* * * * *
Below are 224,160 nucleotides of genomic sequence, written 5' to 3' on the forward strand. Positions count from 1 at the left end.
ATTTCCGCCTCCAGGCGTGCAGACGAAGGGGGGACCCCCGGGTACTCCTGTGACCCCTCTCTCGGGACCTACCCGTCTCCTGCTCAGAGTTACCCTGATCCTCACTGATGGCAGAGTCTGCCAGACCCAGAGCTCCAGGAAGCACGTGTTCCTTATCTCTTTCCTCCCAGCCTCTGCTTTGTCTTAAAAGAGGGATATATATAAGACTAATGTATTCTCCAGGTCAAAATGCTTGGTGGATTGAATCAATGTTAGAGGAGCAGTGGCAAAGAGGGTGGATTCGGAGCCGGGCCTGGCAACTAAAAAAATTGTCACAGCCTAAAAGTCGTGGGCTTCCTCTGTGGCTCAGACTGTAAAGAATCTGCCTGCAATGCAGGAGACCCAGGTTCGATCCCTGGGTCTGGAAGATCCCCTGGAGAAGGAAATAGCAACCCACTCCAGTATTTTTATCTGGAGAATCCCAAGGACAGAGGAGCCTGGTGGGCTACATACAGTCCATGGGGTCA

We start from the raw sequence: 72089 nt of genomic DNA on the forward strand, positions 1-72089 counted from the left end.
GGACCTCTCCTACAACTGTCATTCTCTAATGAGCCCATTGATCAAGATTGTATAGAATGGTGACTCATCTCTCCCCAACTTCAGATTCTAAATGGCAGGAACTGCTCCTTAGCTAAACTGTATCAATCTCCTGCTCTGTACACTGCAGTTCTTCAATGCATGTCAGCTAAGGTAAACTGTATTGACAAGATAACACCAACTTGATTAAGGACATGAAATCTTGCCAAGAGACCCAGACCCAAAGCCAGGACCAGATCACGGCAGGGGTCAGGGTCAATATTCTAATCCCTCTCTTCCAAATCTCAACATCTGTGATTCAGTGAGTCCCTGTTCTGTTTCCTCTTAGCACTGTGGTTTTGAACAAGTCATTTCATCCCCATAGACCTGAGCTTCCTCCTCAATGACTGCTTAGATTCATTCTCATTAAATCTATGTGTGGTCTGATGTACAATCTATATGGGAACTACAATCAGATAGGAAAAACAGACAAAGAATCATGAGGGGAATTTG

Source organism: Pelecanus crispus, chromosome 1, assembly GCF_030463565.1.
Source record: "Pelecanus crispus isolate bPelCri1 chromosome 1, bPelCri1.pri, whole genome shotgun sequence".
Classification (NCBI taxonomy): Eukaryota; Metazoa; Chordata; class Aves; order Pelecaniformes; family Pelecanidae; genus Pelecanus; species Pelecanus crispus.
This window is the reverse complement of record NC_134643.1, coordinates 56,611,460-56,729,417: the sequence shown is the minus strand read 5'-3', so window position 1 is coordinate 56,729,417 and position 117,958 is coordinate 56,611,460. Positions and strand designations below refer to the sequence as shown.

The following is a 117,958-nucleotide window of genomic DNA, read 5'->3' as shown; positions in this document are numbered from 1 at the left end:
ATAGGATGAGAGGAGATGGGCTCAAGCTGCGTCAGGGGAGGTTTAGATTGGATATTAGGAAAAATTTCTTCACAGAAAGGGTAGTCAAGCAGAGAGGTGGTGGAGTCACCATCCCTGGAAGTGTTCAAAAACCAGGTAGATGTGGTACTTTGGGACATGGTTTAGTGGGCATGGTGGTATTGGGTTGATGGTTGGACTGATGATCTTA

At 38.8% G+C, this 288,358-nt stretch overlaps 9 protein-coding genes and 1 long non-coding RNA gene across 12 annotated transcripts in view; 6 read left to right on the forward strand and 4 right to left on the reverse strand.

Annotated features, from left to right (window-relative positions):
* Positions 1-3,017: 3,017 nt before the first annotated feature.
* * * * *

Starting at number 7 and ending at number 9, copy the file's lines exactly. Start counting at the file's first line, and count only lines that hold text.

Classification (NCBI taxonomy): Eukaryota; Metazoa; Chordata; class Aves; order Pelecaniformes; family Pelecanidae; genus Pelecanus; species Pelecanus crispus.
This window is the reverse complement of record NC_134643.1, coordinates 56,611,460-56,729,417: the sequence shown is the minus strand read 5'-3', so window position 1 is coordinate 56,729,417 and position 117,958 is coordinate 56,611,460. Positions and strand designations below refer to the sequence as shown.

The following is a 117,958-nucleotide window of genomic DNA, read 5'->3' as shown; positions in this document are numbered from 1 at the left end: